After a long road, the Ringer Union has ratified a collective bargaining agreement with their corporate management at Spotify.
The WGA East announced the news today, with details of the union’s agreement.
Among some of the guarantees won by the union:
- Significant increases to salary minimums, with The Ringer establishing $57,000 plus overtime as an entry-level floor[.]
- Establishment of new senior titles.
- Limitations on the use of contractors within bargaining unit positions. Contractors must either be offered a full-time job after 10 months, or the companies must inform them 30 days in advance that there will not be a position available for them.
- Minimum of 2% guaranteed annual increases.
- Minimum severance of 11 weeks for all employees, regardless of tenure.
- Spotify benefits, with no change in benefits for the duration of the contract.
- Editorial standards that guarantee that the company will not modify or fail to publish content based on the direction of advertisers, and that bargaining unit employees will not be required to work on advertising and branded content.
- Funding for Diversity Committees, with representatives from both management and the bargaining unit.
- Language guaranteeing that 50% of candidates for open unit positions who make it to the stage after the phone interview will be from traditionally under-represented groups (BIPOC, LGBTQ+, people with disabilities, military veterans).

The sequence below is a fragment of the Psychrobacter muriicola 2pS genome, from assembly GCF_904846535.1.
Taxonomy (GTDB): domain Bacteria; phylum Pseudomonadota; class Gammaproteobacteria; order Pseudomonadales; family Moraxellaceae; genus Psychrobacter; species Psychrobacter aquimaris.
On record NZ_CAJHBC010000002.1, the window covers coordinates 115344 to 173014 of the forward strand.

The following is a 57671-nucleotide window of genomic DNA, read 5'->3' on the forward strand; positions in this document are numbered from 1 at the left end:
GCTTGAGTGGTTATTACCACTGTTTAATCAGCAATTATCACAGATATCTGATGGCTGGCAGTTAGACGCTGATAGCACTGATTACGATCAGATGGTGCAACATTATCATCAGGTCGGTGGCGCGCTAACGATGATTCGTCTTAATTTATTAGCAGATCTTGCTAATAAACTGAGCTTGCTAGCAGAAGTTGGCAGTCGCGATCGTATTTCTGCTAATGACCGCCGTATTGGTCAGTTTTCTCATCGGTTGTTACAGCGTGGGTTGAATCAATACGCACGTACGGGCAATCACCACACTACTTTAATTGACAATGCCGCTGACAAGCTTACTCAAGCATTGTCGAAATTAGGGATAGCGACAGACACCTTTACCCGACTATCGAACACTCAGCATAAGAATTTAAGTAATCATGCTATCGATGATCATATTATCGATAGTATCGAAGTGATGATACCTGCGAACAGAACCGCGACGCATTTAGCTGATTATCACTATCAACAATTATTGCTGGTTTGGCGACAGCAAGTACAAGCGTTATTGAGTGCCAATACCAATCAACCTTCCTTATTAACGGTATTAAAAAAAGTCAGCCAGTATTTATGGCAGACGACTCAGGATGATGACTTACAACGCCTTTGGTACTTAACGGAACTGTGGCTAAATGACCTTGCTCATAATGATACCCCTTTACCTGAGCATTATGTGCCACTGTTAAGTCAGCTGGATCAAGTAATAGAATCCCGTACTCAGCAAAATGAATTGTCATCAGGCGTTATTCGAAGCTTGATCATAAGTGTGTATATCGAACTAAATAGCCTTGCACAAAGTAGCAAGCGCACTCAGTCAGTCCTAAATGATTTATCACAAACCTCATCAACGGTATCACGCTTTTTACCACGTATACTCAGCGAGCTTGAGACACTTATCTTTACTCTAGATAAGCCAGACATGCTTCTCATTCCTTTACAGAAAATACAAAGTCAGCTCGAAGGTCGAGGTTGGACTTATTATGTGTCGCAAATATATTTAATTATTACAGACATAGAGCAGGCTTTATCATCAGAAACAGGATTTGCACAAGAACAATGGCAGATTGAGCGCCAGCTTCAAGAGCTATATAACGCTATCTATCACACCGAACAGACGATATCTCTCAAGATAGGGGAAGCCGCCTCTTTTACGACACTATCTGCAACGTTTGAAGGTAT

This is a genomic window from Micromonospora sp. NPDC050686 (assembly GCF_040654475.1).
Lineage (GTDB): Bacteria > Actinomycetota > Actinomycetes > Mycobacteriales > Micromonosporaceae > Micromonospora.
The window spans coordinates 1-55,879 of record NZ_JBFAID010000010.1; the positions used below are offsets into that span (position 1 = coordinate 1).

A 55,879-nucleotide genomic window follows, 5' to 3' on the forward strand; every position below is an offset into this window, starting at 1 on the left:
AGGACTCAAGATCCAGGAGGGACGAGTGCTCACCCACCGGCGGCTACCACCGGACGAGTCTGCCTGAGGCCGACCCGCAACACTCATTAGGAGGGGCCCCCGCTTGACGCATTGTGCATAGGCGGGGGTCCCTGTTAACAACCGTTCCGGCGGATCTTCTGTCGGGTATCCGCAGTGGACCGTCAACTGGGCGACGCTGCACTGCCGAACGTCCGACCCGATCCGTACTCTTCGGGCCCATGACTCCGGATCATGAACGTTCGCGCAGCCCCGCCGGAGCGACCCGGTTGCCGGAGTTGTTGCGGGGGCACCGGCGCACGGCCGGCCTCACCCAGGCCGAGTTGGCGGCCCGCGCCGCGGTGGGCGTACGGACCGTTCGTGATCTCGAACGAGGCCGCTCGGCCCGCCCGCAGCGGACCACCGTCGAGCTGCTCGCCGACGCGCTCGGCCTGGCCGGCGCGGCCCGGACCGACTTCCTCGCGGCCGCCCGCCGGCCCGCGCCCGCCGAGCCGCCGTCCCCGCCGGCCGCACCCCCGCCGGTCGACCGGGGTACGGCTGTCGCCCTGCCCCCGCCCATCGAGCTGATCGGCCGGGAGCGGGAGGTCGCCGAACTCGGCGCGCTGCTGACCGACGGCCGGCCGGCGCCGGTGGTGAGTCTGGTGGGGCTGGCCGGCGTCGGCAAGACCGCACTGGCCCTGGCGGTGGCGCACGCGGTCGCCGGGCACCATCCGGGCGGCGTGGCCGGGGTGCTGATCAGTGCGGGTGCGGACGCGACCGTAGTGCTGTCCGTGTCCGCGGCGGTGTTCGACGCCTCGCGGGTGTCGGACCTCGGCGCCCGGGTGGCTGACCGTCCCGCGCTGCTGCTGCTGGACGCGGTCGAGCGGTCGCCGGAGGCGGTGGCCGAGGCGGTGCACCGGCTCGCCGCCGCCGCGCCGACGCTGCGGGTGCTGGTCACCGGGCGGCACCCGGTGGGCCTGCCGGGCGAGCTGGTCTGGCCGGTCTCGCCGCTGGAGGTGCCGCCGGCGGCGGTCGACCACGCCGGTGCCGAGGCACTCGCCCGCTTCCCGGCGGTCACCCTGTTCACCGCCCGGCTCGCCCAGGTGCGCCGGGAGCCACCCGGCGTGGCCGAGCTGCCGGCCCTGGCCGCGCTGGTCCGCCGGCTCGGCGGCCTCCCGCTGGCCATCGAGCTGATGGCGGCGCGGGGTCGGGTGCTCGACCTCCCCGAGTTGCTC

- Elimination of post-employment non-compete agreements for all employees who make under $155,000, and removal of post-employment non-competes in individual agreements.
- Formation of a Labor Management Committee.
- Just cause and union security.
These are big steps for the union. Working in digital media is never exactly a secure position, and the volatility has certainly not decreased over the last year or two. The union does still hope to add more benefits to its members, especially in the area of intellectual property.
Notably missing from the contract, however, is any clause about intellectual property, a sticking point that union members tweeted about and said was a difficult agreement to reach. The union members wanted to own their work and control what happened to it after its creation. This would also mean profiting from that work and sharing in the revenue.
“As it stands, that is where we are — we do not have control over intellectual property in our contract, we do not have control over derivative works in our contract,” says Dan Devine, a staff writer at The Ringer. “That’s certainly something to keep working on as we go forward and other media shops do as well.”
Of course, intellectual property was always something Spotify would be hard-pressed to cede control or revenue over. It’s a big part of its podcast strategy — building shows that could be turned into movies or TV shows in the future. Other WGAE contracts, including Vox Media’s, do account for IP. Vox’s, for example, pays union members up to $100,000 in some instances for derivative works based on their reporting.
The Ringer moved to unionize back in 2019. That was followed shortly by management changing hands, with Spotify paying nearly $200 million in early 2020. Since then, their battle for a CBA has included a coordinated social media campaign last fall, along with issuing critical statements during a few difficult moments for The Ringer last year.